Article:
It Seems Like There Should At Least Be Confetti May 11, 2015Posted by J. in Genius.
Tags: angst, anxiety, diet, epiphany, fit, goal weight, health, healthy, maintenance, plateau, process, progress, stabilization, weight loss
I suppose a lack of fanfare is to be expected when one moves the finish line a couple of miles before the end of the race. Or decides that there’s really no finish line at all and to just stop running altogether.
Wait. That’s confusing. Let me start again.
I decided yesterday–somewhat tentatively, mind you–that I’m done losing weight. I have, for all intents and purposes, reached my goal weight.
I say tentatively because every time I say it out loud, I feel like I’m cheating. I feel like I couldn’t get to my goal, so I just moved the goal. The last couple of miles were too hard, so I dropped out and declared myself the winner. I cannot achieve Thin, and have decided to settle instead for less Less Fat. It doesn’t feel like a victory to declare that 180 pounds is the best I can do; it is way more like a crushing defeat to me.
The truth of the matter is that I’ve been hovering within 5 pounds of 180 for more than 6 months now. I have dieted and exercised like an insane person, counting every bite of food that went into my mouth and only managed to get down to 177 pounds. But I’ve had weeks where I’ve not written down one thing, not counted one calorie, eaten more than a few “naughty foods” that I shouldn’t have, and only gone up to 186. And all I have to do to slip back down to 180 is have a couple of good days of smaller portions and better food choices.
The bottom line is that maintaining this weight isn’t that hard. My body seems to like it here. And the longer it goes on, the less it feels like a plateau and more like true stabilization.
What’s been eating at me is the fact that my body has stabilized about 40 pounds shy of the end goal. So I reevaluated my goal and said there’s nothing wrong with being 155 pounds instead of 140. If I could get to there, I would no longer be labeled as overweight. As it is, at 180 pounds, I’m still labeled as obese.
I DON’T WANT TO BE OBESE ANYMORE. I DON’T WANT TO BE OVERWEIGHT. I WANT TO BE NORMAL.
But the fact remains that my body has ideas of its own, and I have come to realize that it had those plans all along. It’s all well and good for me to pick a weight or pick a dress size, or get a mental image of what I’m going to look like, but when I was 360 pounds, I had no idea what was going to happen to my body as I lost weight. I didn’t know, and couldn’t know, what I was going to encounter along the way. It stands to reason that I should give myself permission to make adaptations to my expectations, as the reality unfolds.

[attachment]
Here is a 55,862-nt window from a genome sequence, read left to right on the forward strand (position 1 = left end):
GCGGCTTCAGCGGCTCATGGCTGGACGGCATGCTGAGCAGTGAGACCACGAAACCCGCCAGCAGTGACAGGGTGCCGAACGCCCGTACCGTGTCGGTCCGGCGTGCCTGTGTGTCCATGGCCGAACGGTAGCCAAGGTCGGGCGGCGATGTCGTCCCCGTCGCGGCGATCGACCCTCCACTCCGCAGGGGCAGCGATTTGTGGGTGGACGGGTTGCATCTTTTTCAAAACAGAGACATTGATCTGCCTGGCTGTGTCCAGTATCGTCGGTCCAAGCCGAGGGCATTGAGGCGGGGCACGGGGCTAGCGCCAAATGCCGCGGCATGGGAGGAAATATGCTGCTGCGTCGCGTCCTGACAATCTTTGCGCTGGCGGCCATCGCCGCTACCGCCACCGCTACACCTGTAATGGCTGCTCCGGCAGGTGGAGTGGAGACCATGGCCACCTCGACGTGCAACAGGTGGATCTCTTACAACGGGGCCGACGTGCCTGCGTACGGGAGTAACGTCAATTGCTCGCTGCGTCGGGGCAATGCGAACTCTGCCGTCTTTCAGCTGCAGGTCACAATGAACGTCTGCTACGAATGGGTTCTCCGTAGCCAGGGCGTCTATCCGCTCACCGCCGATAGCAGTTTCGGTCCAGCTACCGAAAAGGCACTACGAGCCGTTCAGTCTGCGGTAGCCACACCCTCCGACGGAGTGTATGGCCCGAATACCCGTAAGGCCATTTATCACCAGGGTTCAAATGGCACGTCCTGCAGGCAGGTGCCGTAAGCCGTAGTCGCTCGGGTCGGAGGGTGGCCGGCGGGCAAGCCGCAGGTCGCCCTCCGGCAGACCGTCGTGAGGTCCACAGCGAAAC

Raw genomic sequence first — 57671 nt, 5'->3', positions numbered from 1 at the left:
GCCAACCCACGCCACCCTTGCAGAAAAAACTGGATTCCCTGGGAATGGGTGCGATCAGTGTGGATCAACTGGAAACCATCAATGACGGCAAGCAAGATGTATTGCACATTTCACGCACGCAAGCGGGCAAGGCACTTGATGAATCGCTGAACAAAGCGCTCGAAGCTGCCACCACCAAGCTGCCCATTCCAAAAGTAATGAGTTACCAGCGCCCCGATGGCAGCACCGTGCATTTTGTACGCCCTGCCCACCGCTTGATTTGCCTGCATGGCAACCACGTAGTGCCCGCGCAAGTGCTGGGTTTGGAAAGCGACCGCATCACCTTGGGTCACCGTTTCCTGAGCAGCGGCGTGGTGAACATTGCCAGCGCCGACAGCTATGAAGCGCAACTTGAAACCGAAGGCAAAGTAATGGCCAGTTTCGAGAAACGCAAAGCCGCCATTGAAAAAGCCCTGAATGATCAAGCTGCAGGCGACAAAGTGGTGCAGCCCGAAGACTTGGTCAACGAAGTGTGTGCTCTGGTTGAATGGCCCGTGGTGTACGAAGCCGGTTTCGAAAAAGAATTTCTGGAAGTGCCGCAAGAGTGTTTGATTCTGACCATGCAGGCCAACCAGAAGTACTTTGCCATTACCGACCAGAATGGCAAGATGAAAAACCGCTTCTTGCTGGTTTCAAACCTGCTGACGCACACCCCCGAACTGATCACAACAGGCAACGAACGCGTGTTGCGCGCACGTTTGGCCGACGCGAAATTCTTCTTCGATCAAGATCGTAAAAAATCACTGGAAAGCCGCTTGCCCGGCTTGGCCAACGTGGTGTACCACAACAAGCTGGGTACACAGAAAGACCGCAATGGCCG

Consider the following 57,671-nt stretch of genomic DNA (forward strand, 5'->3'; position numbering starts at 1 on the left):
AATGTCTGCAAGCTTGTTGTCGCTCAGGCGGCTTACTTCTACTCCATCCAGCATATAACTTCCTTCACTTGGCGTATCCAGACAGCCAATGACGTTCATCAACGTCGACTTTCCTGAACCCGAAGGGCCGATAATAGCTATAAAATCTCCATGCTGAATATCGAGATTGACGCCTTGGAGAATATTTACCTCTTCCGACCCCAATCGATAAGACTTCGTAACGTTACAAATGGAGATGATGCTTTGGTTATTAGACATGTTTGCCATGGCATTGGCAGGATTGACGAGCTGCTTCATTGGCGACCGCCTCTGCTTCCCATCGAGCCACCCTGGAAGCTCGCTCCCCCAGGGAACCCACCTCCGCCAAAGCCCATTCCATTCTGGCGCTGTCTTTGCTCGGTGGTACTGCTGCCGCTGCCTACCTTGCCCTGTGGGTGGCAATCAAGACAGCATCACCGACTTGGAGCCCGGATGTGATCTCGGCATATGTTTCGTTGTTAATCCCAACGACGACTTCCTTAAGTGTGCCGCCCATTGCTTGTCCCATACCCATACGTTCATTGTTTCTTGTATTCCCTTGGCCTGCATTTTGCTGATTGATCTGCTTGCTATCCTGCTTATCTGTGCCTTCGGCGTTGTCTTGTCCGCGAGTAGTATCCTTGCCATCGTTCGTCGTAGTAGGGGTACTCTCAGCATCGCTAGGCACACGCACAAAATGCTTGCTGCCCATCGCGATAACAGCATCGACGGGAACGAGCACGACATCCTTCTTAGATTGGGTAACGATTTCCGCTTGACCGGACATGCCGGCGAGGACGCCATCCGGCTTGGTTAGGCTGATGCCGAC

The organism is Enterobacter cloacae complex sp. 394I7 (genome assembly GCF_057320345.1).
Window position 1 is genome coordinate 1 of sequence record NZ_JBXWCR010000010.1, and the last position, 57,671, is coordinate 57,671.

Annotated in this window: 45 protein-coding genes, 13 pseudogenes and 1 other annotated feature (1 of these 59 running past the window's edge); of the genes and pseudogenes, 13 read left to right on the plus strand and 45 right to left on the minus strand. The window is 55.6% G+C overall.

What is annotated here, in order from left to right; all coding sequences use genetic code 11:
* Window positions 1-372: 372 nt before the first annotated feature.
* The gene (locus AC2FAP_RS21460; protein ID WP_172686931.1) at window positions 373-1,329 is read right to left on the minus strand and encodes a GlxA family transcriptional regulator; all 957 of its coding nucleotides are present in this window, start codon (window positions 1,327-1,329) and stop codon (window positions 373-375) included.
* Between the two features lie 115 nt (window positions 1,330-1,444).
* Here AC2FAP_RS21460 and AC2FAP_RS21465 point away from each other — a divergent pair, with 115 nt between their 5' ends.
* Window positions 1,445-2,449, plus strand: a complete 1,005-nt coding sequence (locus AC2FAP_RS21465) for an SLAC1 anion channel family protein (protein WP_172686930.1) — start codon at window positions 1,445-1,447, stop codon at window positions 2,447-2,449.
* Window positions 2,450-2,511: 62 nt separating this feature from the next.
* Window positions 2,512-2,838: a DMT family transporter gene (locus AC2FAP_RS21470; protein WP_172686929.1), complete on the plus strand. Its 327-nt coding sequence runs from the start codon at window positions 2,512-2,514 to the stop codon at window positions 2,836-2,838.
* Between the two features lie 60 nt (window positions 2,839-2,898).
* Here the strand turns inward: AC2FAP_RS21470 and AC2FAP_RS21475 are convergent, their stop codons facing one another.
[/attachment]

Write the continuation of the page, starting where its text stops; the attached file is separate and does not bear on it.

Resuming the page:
I’ve had to reevaluate the labels that I put on myself, and that others put on me, and consider how realistic they actually are. For starters, I still think of myself as fat. Referring to myself as anything else seems like a weird lie. Even when I’m dressed and looking in the mirror for lumps and rolls and flab and not finding any, I’m not believing that they’re just not there. When I put on a size 12 dress and it fits, I assume it’s vanity sizing, or perhaps it’s just been mislabeled. Maybe it’s just the way it’s cut or a forgiving fabric or something.
I have had to convince myself that I am actually a size 12. It still seems weird to me. It doesn’t seem possible. And yet I have the tags to prove it. And here’s the thing: when I was 300 pounds, I remember saying more than once that I’d cut a bitch just to be a size 12.
And here I am, and I have no idea what to do with it.
I was saying as much to my mother at dinner last night. She said that she hoped I wasn’t trying to lose a whole lot more weight, because she felt I am on the verge of looking too thin. Particularly from the waist up and in my face. Granted, I still have an ample ass and thunder thighs, but she said I could thank Grammie Aline for those. My sister and I have long resigned ourselves to the fact that we could weigh 100 pounds and still have a fat ass. It is what it is, man.
I said I wanted to be a size 8 and that there is really no reason for me not to be a size 8. It’s not an unrealistic size.
She asked me why I wanted to be a size 8. “You can’t be much more than a 12 now.”
She looks at me and sees a size 12, tops. I look in the mirror and see a size 16 or an 18. Someone a whisper away from having to shop in the fat section of stores again. But I confirmed that yeah, I’m a size 12 or so.
“Well, what’s wrong with that?”
…Um…I don’t know…?
I’m still not sure I have an answer for that. Maybe because I still feel too big. I fear my mind has not caught up with my body. The progress has outpaced the process, as it were. I have been a fat girl for so long that my head can’t seem to see anything but a fat girl. It won’t acknowledge anything but a fat girl.
Sitting there at the bar, a little voice in my head said, “You know, that has to stop.”
Mind you, the little voice had been drinking bloody Mary’s, so I took the advice with a grain of salt, as one does when one’s inner voice is in its cups.
There is nothing wrong with being a size 12. It was a size I chose randomly as being a nice, smallish size, but not too small. Not eat-a-sandwich-for-the-love-of-Christ small. I’m not sure why at some point I decided that smaller was better. I suspect because at size 12, I still see a fat girl, but I’m thinking that there’s no way I’d consider a size 8 fat.